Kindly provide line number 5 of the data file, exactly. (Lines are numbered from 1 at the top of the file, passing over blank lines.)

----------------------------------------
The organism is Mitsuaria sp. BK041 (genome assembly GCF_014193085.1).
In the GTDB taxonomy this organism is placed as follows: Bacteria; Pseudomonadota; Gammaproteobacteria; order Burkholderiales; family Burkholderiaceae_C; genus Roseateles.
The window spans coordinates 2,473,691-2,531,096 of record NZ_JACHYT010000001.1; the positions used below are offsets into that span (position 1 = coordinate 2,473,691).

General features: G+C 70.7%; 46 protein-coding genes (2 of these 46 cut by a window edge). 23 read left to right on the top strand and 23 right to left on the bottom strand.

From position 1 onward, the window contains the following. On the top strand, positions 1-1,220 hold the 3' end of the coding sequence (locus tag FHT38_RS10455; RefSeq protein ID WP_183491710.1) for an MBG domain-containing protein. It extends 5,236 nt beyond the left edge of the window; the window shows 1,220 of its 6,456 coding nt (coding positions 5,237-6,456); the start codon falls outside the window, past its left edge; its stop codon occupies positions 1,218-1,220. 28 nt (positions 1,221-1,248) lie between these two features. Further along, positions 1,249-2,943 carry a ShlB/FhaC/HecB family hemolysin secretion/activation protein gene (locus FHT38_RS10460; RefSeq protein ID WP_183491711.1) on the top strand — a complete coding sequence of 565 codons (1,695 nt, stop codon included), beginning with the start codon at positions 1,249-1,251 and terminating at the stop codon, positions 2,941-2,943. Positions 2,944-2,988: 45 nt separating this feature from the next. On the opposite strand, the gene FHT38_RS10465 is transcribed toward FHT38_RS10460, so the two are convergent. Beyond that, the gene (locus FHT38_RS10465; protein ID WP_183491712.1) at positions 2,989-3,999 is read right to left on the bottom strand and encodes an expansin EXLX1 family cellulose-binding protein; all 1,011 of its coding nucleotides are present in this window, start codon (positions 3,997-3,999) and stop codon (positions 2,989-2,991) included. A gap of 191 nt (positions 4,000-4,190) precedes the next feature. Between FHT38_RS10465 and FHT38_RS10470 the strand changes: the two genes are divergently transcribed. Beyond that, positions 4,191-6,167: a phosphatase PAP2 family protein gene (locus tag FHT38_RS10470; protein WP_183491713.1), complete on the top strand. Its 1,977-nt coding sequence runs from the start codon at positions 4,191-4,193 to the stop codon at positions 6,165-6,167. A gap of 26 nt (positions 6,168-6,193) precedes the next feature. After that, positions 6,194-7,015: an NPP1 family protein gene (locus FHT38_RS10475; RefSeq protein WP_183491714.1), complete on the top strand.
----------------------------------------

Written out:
From position 1 onward, the window contains the following. On the top strand, positions 1-1,220 hold the 3' end of the coding sequence (locus tag FHT38_RS10455; RefSeq protein ID WP_183491710.1) for an MBG domain-containing protein. It extends 5,236 nt beyond the left edge of the window; the window shows 1,220 of its 6,456 coding nt (coding positions 5,237-6,456); the start codon falls outside the window, past its left edge; its stop codon occupies positions 1,218-1,220. 28 nt (positions 1,221-1,248) lie between these two features. Further along, positions 1,249-2,943 carry a ShlB/FhaC/HecB family hemolysin secretion/activation protein gene (locus FHT38_RS10460; RefSeq protein ID WP_183491711.1) on the top strand — a complete coding sequence of 565 codons (1,695 nt, stop codon included), beginning with the start codon at positions 1,249-1,251 and terminating at the stop codon, positions 2,941-2,943. Positions 2,944-2,988: 45 nt separating this feature from the next. On the opposite strand, the gene FHT38_RS10465 is transcribed toward FHT38_RS10460, so the two are convergent. Beyond that, the gene (locus FHT38_RS10465; protein ID WP_183491712.1) at positions 2,989-3,999 is read right to left on the bottom strand and encodes an expansin EXLX1 family cellulose-binding protein; all 1,011 of its coding nucleotides are present in this window, start codon (positions 3,997-3,999) and stop codon (positions 2,989-2,991) included. A gap of 191 nt (positions 4,000-4,190) precedes the next feature. Between FHT38_RS10465 and FHT38_RS10470 the strand changes: the two genes are divergently transcribed. Beyond that, positions 4,191-6,167: a phosphatase PAP2 family protein gene (locus tag FHT38_RS10470; protein WP_183491713.1), complete on the top strand. Its 1,977-nt coding sequence runs from the start codon at positions 4,191-4,193 to the stop codon at positions 6,165-6,167. A gap of 26 nt (positions 6,168-6,193) precedes the next feature. After that, positions 6,194-7,015: an NPP1 family protein gene (locus FHT38_RS10475; RefSeq protein WP_183491714.1), complete on the top strand.